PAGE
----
I know there were some minor policy changes, right?

Brandon: Yeah, there was. Some of it was significant. Prior to the laws that were passed, you had to be 18 years old to purchase some firearms and 21 to purchase others, (but) now it’s 21 across the board. There were several hundred million dollars put towards school resource officers and more money put towards mental health resources in schools – so there’s some significant change. But certainly not the level of change that the students were looking for.

Jewel: I wanna echo Ruby’s sentiment, because I feel like that on a daily basis. I think that in this Trump era there is a lot of anti-Trump momentum, and a lot of people who are really upset with high-profile activism. And this type of activism is (only) high-profile because the media makes it that way – they pick and choose who they wanna give voices to. Black people have been talking about gun violence since forever – it just doesn’t look the same way. So it may not talk about school shootings per se, but the fact that police are in our schools, especially the New York City public schools, and that young people have to go through intense metal detectors to get into the building... When I was in middle school, I was what, ten years old, and I had to put my bag through the scanner system and get ‘wanded’ every day for three years. What that did to me as a young, black ten-year-old girl, knowing that I was just trying to get an education and I was being criminalised at a very young age... I’m from East New York, and I remember trying to get to my block a couple of years ago. It was seven at night, and there was a dead body in front of my house, as a result of gun violence. There was no media covering it, there was no story. When black bodies are murdered, slaughtered – you know, literally left for dead – the media pick and choose how they wanna narrate the story.

“We need to be unified to take on this front, because what the NRA would have us do is fight each other”— Brandon Wolf

Nia: Our government doesn’t give the right support to stop these things from happening. (Which means) economic support, because violence and poverty go hand in hand. When you make violence the hood’s economy, that’s what happens. Our government knowingly lets these neighbourhoods exist as impoverished, and lets people with mental health issues slide under the radar, and things never really get addressed.

Jewel: Yeah. And as I’ve said, black people have been talking about violence involving guns since the beginning, even though it may not have been marketed as ‘gun violence’. Now I think that, because it revolves around schools, and because of the type of youth they are choosing to represent, they are making sure that people have specific talking points, that they look a certain way, that they speak in an eloquent kind of way.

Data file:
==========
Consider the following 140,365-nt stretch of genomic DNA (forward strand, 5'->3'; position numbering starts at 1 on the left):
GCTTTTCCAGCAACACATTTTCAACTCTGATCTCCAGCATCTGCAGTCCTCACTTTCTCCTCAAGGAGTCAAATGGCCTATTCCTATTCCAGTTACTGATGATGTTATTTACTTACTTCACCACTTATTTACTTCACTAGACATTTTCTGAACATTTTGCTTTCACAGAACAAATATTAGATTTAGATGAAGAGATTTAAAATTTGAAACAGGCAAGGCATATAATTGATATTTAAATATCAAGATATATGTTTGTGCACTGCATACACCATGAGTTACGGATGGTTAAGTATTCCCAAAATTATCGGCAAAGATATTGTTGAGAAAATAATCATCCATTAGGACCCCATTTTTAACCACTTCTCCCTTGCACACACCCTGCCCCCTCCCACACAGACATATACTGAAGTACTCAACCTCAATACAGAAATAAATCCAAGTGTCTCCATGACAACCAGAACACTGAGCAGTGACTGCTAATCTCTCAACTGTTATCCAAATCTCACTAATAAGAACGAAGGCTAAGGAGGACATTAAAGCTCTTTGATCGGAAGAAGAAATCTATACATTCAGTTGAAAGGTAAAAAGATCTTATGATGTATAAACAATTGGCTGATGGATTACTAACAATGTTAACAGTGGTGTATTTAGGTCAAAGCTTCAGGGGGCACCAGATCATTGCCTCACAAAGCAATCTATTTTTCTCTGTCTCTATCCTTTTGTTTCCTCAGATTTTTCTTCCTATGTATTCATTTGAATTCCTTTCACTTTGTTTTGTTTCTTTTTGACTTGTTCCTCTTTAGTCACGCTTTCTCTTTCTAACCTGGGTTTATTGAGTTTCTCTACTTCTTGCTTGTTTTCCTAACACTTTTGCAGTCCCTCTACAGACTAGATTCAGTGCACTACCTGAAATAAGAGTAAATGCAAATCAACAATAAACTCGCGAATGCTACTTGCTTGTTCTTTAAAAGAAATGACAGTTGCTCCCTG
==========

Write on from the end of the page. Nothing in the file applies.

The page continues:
Sonia: Adding to what (the others) have said, I think it’s a combination of what Brandon spoke about – the legislators being in session, and not being able to hide from these kids – and also what Ruby and Jewel were saying about the fact that the media has covered (gun control activism after the Parkland shooting) so much more. All of those things were needed so that other teenagers were seeing these kids who were really making change and doing things. I think that kids being able to see that has made them feel a little bit less cynical about the effect that they can have. In a broader sense, there is a kind of optimism that comes with being a young person. There’s been some sort of revitalisation of this movement that’s been going on for quite some time, because gun violence has existed as long as America has existed. It’s very easy to get pessimistic about it. Coming in as this fresh new generation, we are gonna make a change, because our lives depend on it. This has brought a new kind of energy.

What is the next step with this influx of energy? And what do you personally believe is the best solution here?

Ruby: To be honest, I don't feel Emma (González) and her group of friends are having the conversations that need to be had. They are not talking about urban gun violence or police brutality or the things that people of colour and queer people go through.